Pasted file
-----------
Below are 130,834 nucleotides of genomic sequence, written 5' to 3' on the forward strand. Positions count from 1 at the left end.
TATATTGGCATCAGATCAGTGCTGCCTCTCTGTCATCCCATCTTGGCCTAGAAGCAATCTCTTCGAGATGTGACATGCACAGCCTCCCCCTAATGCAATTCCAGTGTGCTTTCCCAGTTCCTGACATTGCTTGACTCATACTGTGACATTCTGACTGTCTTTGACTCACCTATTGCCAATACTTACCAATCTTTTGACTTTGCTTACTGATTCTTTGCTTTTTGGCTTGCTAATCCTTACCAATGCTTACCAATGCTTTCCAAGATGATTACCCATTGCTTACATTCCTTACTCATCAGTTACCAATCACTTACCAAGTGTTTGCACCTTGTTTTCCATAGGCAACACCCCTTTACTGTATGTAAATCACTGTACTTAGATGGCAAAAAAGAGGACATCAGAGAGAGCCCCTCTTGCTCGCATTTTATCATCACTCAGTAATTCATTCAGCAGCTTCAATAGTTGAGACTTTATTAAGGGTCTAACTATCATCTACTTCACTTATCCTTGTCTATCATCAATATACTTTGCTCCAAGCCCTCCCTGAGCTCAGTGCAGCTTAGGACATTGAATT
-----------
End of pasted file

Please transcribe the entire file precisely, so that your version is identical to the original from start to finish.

Below are 130,834 nucleotides of genomic sequence, written 5' to 3' on the forward strand. Positions count from 1 at the left end.
TATATTGGCATCAGATCAGTGCTGCCTCTCTGTCATCCCATCTTGGCCTAGAAGCAATCTCTTCGAGATGTGACATGCACAGCCTCCCCCTAATGCAATTCCAGTGTGCTTTCCCAGTTCCTGACATTGCTTGACTCATACTGTGACATTCTGACTGTCTTTGACTCACCTATTGCCAATACTTACCAATCTTTTGACTTTGCTTACTGATTCTTTGCTTTTTGGCTTGCTAATCCTTACCAATGCTTACCAATGCTTTCCAAGATGATTACCCATTGCTTACATTCCTTACTCATCAGTTACCAATCACTTACCAAGTGTTTGCACCTTGTTTTCCATAGGCAACACCCCTTTACTGTATGTAAATCACTGTACTTAGATGGCAAAAAAGAGGACATCAGAGAGAGCCCCTCTTGCTCGCATTTTATCATCACTCAGTAATTCATTCAGCAGCTTCAATAGTTGAGACTTTATTAAGGGTCTAACTATCATCTACTTCACTTATCCTTGTCTATCATCAATATACTTTGCTCCAAGCCCTCCCTGAGCTCAGTGCAGCTTAGGACATTGAATT